As a collegiate volleyball player, I can assure you that’s not how you play volleyball. But regardless, this volleyball experience was one of the most fun and unique I’ve ever had. People would see us playing and jump right in, acting like they were going to compete in the Olympics or something. Then they swing and miss. Well at least you’re trying, right? Just when I was ready to give up, our circle managed to keep the rally going for more than 2 contacts. This remarkable achievement prompted an impressive cheer before one of the stranger-friend guys in the group decided to make the game a little more interesting. And the volleyball drinking game begins.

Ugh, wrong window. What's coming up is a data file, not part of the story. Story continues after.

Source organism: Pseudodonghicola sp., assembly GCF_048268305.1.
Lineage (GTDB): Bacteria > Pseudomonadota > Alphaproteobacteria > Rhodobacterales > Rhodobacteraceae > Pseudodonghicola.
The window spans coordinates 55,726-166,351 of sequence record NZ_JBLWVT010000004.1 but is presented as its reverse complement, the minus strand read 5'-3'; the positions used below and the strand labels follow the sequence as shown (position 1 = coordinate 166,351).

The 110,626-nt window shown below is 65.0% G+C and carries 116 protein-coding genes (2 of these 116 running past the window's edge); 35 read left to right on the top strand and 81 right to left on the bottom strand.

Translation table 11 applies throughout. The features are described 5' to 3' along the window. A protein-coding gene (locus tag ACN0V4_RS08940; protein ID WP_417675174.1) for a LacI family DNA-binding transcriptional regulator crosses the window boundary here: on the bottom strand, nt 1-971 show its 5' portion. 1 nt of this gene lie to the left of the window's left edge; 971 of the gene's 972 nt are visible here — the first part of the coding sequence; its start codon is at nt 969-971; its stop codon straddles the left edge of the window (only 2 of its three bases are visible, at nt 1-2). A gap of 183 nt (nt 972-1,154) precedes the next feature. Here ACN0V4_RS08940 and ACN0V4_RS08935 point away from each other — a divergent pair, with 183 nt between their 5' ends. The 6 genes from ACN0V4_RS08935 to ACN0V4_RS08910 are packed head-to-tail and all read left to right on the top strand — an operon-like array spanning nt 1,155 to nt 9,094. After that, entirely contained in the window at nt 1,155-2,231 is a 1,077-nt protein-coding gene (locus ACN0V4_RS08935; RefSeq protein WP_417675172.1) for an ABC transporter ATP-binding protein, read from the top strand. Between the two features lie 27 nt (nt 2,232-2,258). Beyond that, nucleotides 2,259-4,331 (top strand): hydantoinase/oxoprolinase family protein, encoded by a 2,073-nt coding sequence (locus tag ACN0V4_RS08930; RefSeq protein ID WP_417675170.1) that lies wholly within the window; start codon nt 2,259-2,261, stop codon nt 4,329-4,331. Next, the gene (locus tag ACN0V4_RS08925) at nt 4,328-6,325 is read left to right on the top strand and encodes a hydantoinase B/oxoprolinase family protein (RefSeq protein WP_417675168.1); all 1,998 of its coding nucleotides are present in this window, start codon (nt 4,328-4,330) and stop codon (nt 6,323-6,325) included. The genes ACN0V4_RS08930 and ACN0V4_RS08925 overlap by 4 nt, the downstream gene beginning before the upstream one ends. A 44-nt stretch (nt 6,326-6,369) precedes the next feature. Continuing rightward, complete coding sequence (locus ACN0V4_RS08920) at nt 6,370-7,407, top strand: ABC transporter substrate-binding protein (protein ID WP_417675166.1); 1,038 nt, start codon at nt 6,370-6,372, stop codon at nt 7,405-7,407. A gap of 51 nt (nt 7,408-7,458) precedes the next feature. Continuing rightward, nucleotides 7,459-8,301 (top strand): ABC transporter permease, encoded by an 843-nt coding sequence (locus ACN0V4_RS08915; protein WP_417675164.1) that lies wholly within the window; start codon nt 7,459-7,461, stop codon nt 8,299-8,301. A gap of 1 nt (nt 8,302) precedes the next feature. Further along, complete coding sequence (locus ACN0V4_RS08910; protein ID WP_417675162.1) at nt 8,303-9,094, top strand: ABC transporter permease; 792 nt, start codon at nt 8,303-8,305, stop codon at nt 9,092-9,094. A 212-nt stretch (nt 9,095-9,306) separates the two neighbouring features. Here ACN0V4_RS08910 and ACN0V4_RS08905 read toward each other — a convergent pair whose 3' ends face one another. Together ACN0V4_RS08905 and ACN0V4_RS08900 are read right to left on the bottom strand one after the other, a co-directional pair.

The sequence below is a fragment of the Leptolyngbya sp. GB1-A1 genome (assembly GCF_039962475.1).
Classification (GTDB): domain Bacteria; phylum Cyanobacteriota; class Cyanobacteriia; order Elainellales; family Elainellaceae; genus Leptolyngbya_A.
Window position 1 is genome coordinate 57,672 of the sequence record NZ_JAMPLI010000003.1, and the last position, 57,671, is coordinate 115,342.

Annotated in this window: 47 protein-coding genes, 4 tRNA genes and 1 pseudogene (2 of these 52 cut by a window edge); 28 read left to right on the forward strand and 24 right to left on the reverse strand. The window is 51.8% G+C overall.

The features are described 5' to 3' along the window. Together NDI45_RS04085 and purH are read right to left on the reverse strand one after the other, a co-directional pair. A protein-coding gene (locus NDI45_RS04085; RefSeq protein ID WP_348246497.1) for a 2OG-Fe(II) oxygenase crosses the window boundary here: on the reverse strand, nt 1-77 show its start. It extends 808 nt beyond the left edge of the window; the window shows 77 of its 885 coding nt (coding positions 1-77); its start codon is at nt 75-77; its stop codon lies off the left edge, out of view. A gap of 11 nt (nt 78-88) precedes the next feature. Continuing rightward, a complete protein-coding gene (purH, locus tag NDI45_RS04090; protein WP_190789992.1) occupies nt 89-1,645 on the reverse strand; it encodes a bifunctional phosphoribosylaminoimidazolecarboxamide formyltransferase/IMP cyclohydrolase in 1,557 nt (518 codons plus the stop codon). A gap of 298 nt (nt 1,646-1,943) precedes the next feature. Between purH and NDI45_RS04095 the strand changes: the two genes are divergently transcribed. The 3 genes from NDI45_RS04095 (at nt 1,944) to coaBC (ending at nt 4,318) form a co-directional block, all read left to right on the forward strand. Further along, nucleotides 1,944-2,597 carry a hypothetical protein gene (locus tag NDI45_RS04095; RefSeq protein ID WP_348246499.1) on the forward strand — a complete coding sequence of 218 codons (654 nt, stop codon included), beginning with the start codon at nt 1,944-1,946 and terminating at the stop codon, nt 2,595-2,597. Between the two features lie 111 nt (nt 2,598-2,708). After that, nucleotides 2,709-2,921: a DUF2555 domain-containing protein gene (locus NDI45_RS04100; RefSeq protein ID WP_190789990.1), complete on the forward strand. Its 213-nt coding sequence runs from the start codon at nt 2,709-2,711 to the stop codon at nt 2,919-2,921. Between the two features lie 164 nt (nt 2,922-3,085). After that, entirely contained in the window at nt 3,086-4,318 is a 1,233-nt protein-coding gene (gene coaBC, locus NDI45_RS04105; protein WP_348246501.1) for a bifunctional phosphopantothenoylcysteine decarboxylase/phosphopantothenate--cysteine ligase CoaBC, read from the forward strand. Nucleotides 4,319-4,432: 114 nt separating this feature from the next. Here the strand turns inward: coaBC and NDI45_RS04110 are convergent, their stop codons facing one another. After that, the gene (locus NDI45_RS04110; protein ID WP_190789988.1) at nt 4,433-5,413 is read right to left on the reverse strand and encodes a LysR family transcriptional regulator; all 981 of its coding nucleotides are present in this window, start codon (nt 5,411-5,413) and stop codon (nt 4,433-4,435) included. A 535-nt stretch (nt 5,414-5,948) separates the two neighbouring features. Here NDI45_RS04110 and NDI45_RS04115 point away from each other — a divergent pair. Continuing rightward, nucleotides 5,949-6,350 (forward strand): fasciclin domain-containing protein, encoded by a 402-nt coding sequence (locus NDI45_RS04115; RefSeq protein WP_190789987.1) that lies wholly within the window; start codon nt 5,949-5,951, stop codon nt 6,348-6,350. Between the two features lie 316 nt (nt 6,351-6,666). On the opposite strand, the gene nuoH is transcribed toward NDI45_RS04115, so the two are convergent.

As if talking to a stranger wasn’t uncomfortable enough. Now I have to play with the fear that if I make a mistake I will be forced to take a lovely, or rather not-so-lovely, drink of vodka and backwash from the bottle in the middle of the circle.
Don’t mess up, Don’t mess up, Don’t mess up.
The ball goes racing over my head as I reach up a second too late. Next thing I know the vodka bottle is being shoved in my face by the guy that came up with this genius idea. Everyone’s chanting drink, drink, drink. I stand there holding the bottle and mumble some lame excuse, but no one is listening. So with the cap still on, I tip the bottle up, set it back down, and fake a nice big swallow faster than you can say South Padre Island. I never tasted a drop.
I don’t like vodka. Strangers scare me. It smells like pot. What in the world am I doing here?
It all made sense before I left.